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The Effect of EMV Migration on Retailers

By Derek Webster, Founder & CEO at CardFlight

A little over a year ago, the U.S. EMV liability shift took effect on October 1, 2015.

The shift disrupted the credit card industry, directly influencing merchants’ businesses and the level of fraud liability risk to which they are exposed.

Over the past year, a lot has changed and both consumers and merchants are adapting to the new payments environment, but we still have a long way to go.

As attention and interest in the EMV chip card migration picked up from all sides, it quickly became clear that October 1, 2015 was not a big bang, but rather an interim milestone in a broader shift. Less than half of all credit cards in circulation contained chips, few merchants had deployed EMV-enabled solutions, and both consumers and retailers had limited experience completing chip card transactions.

More remarkable, there was a dearth of real data about where the market was actually at. While EMV was a hot topic in the press, most published statistics relied on surveys, individual anecdotes or forecasts rather than real transactional data. Since CardFlight process transactions on behalf of tens of thousands of merchants in all 50 U.S. states, we have access to real data about the cards customers are using and the technologies merchants are using to accept those payments.

We have built something called the CardFlight EMV Migration Tracker, a resource for consumers, merchants and the payments industry itself, to better understand the state of the EMV migration. Marking the one-year anniversary of the liability shift, we gathered the below data:

  • 78% of cards now contain EMV chips, up from 46% in October 2015.
  • American Express leads the way in EMV card issuance, with 96% of their cards now EMV-enabled.
  • 73% of CardFlight merchants are EMV-enabled, more than 2.5x the national average.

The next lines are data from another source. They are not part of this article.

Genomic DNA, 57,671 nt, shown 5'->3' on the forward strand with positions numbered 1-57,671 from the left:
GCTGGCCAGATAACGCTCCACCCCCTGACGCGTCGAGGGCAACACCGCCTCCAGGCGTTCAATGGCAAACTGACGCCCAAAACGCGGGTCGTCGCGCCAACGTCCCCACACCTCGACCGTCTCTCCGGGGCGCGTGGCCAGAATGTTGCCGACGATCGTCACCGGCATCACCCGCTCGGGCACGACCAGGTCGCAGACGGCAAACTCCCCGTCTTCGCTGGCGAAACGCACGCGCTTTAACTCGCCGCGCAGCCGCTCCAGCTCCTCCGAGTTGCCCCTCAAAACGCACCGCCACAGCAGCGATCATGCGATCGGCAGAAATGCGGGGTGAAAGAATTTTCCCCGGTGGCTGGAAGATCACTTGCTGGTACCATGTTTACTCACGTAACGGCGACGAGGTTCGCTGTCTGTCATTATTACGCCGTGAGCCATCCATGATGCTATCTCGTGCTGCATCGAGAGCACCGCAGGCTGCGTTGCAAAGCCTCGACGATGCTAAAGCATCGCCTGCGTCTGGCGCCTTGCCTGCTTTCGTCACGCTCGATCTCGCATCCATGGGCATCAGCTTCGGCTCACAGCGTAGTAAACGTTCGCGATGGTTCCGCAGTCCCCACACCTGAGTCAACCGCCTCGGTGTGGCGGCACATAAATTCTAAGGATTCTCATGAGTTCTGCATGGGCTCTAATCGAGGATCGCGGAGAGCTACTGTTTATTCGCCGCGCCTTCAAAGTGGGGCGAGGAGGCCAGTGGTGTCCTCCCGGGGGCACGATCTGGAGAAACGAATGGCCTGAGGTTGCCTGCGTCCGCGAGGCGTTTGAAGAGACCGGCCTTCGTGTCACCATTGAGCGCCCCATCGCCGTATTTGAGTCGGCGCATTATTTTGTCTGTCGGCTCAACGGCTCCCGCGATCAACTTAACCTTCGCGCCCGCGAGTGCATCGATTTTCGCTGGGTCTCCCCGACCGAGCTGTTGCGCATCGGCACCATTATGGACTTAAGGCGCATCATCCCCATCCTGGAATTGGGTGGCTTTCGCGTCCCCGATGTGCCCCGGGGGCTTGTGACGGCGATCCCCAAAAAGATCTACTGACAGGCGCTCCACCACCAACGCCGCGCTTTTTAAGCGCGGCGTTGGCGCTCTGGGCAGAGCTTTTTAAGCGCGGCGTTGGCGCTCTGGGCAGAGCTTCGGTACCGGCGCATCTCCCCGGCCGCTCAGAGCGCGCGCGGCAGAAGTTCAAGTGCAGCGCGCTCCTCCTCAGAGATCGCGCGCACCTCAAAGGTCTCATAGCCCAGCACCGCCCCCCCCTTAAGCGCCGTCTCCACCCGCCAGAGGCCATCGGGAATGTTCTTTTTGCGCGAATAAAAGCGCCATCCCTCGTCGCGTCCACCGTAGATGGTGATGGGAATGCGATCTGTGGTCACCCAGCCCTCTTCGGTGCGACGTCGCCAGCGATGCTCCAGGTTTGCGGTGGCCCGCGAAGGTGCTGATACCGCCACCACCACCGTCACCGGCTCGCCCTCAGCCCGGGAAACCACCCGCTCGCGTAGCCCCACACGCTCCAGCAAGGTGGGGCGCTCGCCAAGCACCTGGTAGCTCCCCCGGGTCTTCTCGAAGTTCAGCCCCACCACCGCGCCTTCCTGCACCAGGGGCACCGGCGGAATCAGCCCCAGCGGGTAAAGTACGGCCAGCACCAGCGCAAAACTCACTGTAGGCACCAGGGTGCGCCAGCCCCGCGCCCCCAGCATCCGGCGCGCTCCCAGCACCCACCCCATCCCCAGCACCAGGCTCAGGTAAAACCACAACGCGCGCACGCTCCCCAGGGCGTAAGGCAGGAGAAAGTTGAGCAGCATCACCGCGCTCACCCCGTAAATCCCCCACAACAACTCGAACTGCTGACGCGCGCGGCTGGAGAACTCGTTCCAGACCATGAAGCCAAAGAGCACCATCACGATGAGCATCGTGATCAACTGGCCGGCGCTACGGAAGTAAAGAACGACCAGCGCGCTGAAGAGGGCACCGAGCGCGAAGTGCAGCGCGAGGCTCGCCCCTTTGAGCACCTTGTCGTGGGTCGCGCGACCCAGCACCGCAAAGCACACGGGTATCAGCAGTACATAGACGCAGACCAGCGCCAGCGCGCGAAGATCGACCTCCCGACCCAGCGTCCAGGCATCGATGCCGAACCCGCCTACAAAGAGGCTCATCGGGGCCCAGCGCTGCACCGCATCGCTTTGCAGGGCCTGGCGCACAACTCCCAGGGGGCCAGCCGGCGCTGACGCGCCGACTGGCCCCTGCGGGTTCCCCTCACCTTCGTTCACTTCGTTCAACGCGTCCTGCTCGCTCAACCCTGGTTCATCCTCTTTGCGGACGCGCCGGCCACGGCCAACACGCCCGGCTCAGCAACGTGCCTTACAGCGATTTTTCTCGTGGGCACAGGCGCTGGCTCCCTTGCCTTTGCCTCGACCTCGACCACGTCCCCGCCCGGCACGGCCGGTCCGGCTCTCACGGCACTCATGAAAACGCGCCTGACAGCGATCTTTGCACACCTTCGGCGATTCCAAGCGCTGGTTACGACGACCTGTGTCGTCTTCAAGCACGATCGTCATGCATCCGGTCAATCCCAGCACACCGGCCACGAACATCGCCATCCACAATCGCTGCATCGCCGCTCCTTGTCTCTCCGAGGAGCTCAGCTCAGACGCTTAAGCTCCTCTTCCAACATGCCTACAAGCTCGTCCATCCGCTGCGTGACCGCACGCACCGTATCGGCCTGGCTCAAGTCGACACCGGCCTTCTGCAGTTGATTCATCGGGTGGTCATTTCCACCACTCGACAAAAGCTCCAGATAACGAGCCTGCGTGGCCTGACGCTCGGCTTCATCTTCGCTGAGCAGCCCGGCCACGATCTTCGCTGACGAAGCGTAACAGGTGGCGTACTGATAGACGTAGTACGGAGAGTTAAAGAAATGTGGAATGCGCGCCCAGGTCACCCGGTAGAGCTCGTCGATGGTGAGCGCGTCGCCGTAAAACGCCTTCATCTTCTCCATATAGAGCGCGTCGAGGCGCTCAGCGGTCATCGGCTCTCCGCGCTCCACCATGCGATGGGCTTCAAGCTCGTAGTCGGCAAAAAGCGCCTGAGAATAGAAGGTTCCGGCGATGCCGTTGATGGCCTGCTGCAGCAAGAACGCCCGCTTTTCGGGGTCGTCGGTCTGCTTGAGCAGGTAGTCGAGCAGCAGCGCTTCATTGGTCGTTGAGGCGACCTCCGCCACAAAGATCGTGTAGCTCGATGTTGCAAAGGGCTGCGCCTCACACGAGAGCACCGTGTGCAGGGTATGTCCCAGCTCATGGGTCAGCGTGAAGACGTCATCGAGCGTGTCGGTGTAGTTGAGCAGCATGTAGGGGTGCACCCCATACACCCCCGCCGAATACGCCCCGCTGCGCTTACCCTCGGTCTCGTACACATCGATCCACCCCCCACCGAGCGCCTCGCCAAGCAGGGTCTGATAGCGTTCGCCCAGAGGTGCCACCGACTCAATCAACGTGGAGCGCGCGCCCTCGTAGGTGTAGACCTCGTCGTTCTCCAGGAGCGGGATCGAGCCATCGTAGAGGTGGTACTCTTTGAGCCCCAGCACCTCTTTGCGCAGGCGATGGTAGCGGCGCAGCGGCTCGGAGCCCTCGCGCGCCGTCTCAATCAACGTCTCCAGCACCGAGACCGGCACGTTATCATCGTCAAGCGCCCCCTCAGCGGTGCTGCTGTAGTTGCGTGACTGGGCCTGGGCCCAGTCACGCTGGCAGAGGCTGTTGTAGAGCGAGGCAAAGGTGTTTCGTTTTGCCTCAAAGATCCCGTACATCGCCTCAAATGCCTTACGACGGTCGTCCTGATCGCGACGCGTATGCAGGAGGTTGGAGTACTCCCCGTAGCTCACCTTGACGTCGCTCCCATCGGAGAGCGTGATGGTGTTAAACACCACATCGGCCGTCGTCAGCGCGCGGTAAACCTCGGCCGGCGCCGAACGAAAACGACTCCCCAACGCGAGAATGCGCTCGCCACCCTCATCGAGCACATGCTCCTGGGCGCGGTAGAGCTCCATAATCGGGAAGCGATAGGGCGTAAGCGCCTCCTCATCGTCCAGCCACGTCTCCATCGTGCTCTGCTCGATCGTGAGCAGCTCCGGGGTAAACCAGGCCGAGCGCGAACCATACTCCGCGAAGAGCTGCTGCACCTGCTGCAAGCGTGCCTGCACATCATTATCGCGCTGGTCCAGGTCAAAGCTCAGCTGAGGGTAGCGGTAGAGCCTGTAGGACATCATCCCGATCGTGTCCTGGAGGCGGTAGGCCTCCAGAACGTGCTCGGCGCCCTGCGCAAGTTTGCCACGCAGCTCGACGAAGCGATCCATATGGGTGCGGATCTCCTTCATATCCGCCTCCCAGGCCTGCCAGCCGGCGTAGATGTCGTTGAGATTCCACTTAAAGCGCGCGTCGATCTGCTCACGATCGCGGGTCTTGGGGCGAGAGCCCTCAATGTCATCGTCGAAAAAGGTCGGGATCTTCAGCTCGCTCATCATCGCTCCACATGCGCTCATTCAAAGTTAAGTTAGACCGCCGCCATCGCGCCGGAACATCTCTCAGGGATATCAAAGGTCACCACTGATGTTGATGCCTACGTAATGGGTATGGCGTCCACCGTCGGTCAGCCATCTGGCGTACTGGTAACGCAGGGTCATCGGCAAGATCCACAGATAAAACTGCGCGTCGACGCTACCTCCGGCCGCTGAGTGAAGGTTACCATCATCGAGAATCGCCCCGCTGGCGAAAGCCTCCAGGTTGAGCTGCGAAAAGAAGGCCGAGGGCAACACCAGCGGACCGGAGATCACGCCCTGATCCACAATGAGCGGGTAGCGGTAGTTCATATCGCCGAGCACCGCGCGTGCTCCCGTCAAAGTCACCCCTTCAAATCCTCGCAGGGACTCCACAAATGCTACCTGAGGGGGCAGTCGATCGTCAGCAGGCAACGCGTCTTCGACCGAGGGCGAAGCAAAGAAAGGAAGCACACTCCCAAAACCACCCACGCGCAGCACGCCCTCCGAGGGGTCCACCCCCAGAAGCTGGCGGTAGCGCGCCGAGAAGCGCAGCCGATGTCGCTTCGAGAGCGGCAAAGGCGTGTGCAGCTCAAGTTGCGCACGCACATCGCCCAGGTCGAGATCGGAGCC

• More than half (56%) of CardFlight transactions in September were EMV “chip on chip”, showing our success in leading consumers and merchants through the EMV migration.

Nearly 4 out of 5 cardholders have EMV chips on their credit cards. With roughly 30% of U.S. merchants now EMV-enabled, customers are getting used to dipping the chip instead of swiping the magnetic stripe. Of course, this only leads to further confusion with merchants whose terminals have a chip card slot but have yet to upgrade it with an EMV-certified software.

Amidst all this change and confusion, many people forget the main reason behind the shift: reducing fraud. Counterfeit card fraud is one of the leading sources of fraud losses in the credit card ecosystem, and EMV technology makes this type of fraud nearly impossible. For retailers who have completed or are close to completing their upgrades to EMV, MasterCard reports a 54% decrease in counterfeit fraud related costs year-over-year.

Whether you like or dislike EMV, and whether you have found the migration straightforward or confusing, one thing is certain: EMV chip cards will be the primary way to pay for in-person commerce in the United States over the next few years. While the first year of this migration has been a wild one, the trend lines are clear.

Interested in more data about the EMV chip card migration? You can download the full October 2016 CardFlight EMV Migration Tracker with charts and additional data points at http://bit.ly/2cWp0pB

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